Now we need to do a for loop to go through all the cells. As you can see, we go from 0 to the highest row. To get the values from each cell, we use *cell(row,column).value*. Remember that the first index in Python is 0, so in the first value of vector ‘x’, that is x[0] , you want to store the value from the cell in row 1 and column 1. That’s why you need to add 1 to the row index. The instruction for ‘y’ is the same but we need to set the column number to the number 2, that is, column B in the Excel file.

Finally, we print both vectors which should have the values from the Excel file.

**Step 4 (Optional). Plot the values:**

Now you can play with the data as you usually do in Python, in this example, I’m going to plot it using matplotlib. You can find the previous code with the additional code required to plot the values:

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#import required libraries from openpyxl import load_workbook import numpy as np import matplotlib.pyplot as plt #read from excel file wb = load_workbook('python_excel_read.xlsx') sheet_1 = wb.get_sheet_by_name('Sheet1') x = np.zeros(sheet_1.max_row) y = np.zeros(len(x)) for i in range(0,sheet_1.max_row): x[i]=sheet_1.cell(row=i+1, column=1).value y[i]=(sheet_1.cell(row=i+1, column=2).value) print x print y #create the plot plt.xlabel('X values') plt.ylabel('Y values') plt.plot(x,y, 'bo-', label='Values') plt.legend(loc='upper left', fontsize='small') plt.grid(True) plt.xlim(0,11) plt.ylim(-9,110) plt.title('Reading values from an Excel file') plt.show() |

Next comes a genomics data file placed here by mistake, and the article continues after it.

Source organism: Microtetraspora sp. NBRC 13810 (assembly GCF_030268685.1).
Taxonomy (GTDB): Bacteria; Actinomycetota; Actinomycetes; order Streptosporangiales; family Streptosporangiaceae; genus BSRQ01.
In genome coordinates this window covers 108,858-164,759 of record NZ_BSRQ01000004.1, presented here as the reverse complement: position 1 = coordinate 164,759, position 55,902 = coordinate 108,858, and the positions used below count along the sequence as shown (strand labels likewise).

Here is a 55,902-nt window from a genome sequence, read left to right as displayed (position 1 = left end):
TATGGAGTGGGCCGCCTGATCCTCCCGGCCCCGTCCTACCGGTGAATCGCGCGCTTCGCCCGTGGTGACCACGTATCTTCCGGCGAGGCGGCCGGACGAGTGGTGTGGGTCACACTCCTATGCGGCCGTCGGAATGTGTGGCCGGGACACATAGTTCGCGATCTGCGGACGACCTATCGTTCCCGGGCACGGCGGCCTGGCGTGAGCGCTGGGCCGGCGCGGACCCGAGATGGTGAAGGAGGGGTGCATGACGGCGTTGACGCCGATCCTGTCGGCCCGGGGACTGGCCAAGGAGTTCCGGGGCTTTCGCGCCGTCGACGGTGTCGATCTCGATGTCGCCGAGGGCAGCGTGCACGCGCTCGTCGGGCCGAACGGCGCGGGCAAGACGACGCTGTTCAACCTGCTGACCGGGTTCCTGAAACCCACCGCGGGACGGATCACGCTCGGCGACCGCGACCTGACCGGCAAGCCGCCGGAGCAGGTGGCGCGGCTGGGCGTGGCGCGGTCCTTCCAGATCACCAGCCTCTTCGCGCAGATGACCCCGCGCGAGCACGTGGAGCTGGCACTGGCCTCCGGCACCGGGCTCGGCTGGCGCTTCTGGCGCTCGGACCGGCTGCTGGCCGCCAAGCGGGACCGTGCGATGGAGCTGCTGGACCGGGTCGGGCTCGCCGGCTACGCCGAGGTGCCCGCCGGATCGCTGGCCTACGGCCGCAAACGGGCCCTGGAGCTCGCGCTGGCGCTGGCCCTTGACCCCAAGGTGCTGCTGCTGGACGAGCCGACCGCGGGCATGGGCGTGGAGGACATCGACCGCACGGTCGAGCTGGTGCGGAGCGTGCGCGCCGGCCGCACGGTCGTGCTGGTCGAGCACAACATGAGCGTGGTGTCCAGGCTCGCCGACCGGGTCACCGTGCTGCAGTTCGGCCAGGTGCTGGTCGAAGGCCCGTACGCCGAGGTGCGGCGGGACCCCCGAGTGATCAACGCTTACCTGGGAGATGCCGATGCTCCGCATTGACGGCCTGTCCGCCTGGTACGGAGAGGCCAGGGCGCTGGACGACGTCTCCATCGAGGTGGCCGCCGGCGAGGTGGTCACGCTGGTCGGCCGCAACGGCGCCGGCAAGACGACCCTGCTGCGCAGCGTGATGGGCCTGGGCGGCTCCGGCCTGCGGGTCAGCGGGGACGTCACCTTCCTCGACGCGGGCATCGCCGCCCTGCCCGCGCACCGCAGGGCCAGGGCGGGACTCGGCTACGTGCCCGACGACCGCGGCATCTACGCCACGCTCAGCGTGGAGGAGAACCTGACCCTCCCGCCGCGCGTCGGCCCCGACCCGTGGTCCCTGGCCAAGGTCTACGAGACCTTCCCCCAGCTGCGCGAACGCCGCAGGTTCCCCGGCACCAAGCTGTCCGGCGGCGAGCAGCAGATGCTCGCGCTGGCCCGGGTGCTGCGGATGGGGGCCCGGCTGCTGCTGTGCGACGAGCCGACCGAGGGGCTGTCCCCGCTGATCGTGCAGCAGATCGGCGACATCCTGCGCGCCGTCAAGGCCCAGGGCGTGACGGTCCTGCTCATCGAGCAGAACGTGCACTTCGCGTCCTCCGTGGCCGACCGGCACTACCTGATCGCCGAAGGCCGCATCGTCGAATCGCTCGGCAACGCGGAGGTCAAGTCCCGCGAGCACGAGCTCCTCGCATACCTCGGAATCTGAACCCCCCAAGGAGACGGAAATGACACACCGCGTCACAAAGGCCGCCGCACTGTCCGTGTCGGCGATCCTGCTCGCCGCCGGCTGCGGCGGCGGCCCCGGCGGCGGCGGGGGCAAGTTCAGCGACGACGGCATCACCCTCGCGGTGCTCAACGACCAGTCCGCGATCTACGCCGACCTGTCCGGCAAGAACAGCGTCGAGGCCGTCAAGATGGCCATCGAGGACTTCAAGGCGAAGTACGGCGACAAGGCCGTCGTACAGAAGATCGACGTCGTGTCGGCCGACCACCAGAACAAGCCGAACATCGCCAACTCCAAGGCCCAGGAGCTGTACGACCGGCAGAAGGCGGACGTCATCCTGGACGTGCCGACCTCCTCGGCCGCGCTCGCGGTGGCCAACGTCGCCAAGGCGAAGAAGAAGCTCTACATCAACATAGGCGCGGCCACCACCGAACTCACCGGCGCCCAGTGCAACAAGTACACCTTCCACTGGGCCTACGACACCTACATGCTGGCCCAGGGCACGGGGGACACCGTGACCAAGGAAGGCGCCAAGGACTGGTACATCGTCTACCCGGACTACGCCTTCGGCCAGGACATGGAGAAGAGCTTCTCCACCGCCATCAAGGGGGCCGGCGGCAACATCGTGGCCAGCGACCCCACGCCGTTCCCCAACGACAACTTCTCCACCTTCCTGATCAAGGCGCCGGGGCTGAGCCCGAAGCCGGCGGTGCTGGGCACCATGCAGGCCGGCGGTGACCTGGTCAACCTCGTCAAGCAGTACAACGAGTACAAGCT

If you run this program, you will get the values as in the previous step and also the following plot:

its working..but with some warning as below .

what is it?

Warning (from warnings module):

File “C:\Python27\lib\site-packages\openpyxl\worksheet\worksheet.py”, line 350

def get_highest_row(self):

UserWarning: Call to deprecated function or class get_highest_row (Use the max_row property).

Warning (from warnings module):

File “C:\Python27\lib\site-packages\openpyxl\worksheet\worksheet.py”, line 350

def get_highest_row(self):

UserWarning: Call to deprecated function or class get_highest_row (Use the max_row property).

Warning (from warnings module):

File “C:\Python27\lib\site-packages\openpyxl\worksheet\worksheet.py”, line 350

def get_highest_row(self):

UserWarning: Call to deprecated function or class get_highest_row (Use the max_row property).

These warnings come from some recent changes in openpyxl. The warnings just tell you that there is available a property that does (more or less) the same. For example, the first warning tells you that you are using get_highest_row and that now you can/should use max_row.

So to mantain compatibility for future developments of openpyxl, it is probably worth to check how the new property is used and change the lines in your program. Yet for the program itself, it is fine.

I’ve replaced using get_highest_row() by max_row. Now the program should not give you any warnings

Hai,Its works for me but I need an extra code that whenever i need to update in the Excel sheet,Then it should automatically should affect in the Plotted graph i.e dynamic in nature.

If you want to plot in real time with python, you can check this for help: http://www.toptechboy.com/tutorial/python-with-arduino-lesson-10-installing-drawnow-to-allow-live-plotting-with-matplotlib/

The problem to change a value and dynamically see the change in a plot is that it require the file to be open, and this code won’t work. One solution could be to do live plotting (as in the video) and keep saving the data on an excel file at the same time.